the orders are not rescinded. It goes without saying
that if these orders are left in place, additional cormorants
will be killed. Pls.’ Mem. at 19. As a result, PEER
argues, certain beneficial ecosystem services that cormorants
provide will be lost. Id. PEER’s expert on
colonial waterbirds James Ludwig attests that cormorants prey
principally on invasive fish species and therefore reduce
“burgeoning populations of invasive species that are
known to harm sport fisheries.” 2d Ludwig Decl.
¶¶ 9a, 15. Ludwig also states that cormorants help
co-nesting species because they “help create the type
of habitat in which white pelicans-which cannot tolerate
woody vegetation-thrive.” Id. ¶ 9. In
sum, FWS has not made a persuasive case that vacatur will
cause detrimental environmental effects, particularly given
the countervailing evidence offered by PEER that leaving the
orders in place will have its own environmental consequences.
if the Court were to vacate these orders, the parties agree
that alternative routes remain available for the management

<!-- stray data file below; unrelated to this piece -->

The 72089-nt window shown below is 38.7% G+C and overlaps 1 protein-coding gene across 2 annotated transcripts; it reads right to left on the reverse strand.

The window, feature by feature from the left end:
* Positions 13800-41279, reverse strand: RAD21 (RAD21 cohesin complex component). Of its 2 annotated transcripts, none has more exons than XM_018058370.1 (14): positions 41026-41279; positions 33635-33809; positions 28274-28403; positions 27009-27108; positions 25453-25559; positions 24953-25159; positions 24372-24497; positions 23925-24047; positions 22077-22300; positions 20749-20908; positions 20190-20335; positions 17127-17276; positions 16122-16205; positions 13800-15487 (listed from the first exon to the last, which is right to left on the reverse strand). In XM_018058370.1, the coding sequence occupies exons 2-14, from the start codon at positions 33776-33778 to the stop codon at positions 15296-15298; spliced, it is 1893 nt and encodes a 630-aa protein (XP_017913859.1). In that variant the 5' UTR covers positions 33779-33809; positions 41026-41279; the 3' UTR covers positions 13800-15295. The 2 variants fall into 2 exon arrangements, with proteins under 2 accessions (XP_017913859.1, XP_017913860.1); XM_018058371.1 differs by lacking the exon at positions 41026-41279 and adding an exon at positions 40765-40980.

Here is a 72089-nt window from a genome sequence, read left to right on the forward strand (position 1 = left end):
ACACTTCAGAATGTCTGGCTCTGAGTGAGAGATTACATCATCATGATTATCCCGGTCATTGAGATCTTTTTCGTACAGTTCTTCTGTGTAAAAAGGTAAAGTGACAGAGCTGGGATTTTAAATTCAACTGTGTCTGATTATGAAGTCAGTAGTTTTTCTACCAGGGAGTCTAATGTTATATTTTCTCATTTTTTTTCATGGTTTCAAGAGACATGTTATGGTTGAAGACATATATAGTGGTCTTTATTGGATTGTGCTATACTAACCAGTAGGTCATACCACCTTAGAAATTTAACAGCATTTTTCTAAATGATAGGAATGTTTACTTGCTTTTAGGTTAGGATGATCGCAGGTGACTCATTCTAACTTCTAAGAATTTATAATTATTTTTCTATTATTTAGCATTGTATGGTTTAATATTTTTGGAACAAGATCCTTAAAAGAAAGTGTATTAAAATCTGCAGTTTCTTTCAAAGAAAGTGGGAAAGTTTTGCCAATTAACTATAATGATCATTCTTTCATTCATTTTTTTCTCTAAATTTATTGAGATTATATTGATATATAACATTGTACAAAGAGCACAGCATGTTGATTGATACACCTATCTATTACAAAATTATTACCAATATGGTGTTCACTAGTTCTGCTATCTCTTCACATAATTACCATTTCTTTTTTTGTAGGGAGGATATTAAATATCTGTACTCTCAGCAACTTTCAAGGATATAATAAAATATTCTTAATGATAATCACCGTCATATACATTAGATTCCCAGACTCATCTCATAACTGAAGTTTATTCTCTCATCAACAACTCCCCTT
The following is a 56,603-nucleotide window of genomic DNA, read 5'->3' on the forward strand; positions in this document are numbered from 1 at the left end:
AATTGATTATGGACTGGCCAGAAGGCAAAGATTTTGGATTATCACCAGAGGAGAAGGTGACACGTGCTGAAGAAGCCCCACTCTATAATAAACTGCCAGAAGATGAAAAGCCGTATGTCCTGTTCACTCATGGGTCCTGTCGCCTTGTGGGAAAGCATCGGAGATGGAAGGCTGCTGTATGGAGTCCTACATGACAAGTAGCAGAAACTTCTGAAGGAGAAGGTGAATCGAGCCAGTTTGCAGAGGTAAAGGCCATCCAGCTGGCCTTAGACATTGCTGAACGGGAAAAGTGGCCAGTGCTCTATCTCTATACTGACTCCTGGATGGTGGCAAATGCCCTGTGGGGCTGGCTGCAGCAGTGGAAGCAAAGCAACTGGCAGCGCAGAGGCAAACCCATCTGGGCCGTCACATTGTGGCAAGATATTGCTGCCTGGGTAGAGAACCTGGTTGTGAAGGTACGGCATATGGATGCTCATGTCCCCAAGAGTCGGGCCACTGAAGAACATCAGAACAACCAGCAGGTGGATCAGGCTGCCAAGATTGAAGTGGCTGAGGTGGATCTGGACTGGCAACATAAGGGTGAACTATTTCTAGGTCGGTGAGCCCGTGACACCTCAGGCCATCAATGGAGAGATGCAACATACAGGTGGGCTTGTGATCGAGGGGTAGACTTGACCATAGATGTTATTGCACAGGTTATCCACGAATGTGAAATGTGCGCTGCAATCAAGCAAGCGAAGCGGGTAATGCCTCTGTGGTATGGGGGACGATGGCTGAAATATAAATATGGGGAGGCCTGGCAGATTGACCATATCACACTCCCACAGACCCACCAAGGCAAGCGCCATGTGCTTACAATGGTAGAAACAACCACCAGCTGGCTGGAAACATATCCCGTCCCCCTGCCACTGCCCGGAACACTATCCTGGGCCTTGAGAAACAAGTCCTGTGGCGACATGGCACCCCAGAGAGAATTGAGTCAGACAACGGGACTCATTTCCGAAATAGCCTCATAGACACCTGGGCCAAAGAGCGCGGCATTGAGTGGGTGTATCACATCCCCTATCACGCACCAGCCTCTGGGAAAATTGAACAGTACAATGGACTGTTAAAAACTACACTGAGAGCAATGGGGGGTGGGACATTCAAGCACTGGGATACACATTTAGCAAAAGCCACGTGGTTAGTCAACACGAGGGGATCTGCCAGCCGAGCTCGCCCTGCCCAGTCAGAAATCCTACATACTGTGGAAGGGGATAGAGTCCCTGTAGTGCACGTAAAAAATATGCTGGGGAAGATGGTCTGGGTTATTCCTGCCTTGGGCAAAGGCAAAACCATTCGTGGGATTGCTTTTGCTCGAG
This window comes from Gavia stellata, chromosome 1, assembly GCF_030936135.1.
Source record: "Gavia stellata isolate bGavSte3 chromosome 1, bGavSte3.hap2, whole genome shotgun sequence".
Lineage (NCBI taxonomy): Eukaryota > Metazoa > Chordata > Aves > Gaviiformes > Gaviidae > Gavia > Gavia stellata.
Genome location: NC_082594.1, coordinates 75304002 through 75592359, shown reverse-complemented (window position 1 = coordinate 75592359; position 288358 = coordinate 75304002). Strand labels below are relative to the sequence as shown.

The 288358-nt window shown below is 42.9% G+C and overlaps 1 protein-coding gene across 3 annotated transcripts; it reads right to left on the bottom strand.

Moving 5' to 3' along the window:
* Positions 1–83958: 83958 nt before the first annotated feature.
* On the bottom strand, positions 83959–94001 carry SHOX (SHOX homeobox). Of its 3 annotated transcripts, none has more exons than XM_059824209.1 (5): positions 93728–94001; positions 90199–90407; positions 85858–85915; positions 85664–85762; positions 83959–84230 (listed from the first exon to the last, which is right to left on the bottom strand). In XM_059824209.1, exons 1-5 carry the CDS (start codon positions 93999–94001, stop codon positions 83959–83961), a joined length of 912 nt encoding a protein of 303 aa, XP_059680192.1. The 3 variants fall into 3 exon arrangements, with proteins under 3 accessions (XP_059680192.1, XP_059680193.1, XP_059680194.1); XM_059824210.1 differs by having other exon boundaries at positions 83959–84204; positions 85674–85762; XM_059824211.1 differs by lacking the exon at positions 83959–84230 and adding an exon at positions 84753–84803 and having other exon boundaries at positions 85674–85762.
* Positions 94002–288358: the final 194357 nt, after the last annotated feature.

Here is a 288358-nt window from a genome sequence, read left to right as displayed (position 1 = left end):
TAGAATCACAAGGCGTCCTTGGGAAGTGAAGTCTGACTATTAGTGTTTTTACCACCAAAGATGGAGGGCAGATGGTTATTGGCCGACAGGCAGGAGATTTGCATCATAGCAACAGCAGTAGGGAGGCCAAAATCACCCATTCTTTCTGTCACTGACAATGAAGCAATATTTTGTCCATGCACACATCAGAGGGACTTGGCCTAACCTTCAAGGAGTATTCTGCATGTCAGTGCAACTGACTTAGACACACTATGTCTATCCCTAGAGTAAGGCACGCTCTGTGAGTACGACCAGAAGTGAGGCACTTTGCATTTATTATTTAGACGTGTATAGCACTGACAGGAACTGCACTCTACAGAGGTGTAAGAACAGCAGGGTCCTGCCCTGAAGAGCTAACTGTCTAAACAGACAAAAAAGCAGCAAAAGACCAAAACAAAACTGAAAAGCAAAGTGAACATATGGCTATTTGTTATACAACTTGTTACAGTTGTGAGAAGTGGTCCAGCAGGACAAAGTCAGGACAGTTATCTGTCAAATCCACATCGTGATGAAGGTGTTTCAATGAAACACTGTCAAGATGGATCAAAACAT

of cormorant populations, for example, through individual
predation permits under the Migratory Bird Treaty Act.
Pls.’ Mem. at 3; Defs.’ Mem. at 8; see
50 C.F.R. § 21.41. According to FWS, “migratory
bird permits could be requested and issued for the reduction
of cormorant impacts on sensitive species or their habitats
(vegetation).” Ford Decl. ¶ 12. While the Court
understands the limitations of relying on state management
plans and individual permits, see Defs.’ Mem.
at 8, Ford Decl. ¶¶ 12, 18-20, particularly in the
long term, the takeaway remains that any seriously
detrimental impact of vacatur in the short term could be
mitigated. The availability of these alternative measures
counsels in favor of vacatur. North Carolina v. EPA,
550 F.3d 1176, 1178 (D.C. Cir. 2008) (Rogers, J., concurring
in granting rehearing) (explaining that vacatur may be
appropriate when “other statutory ...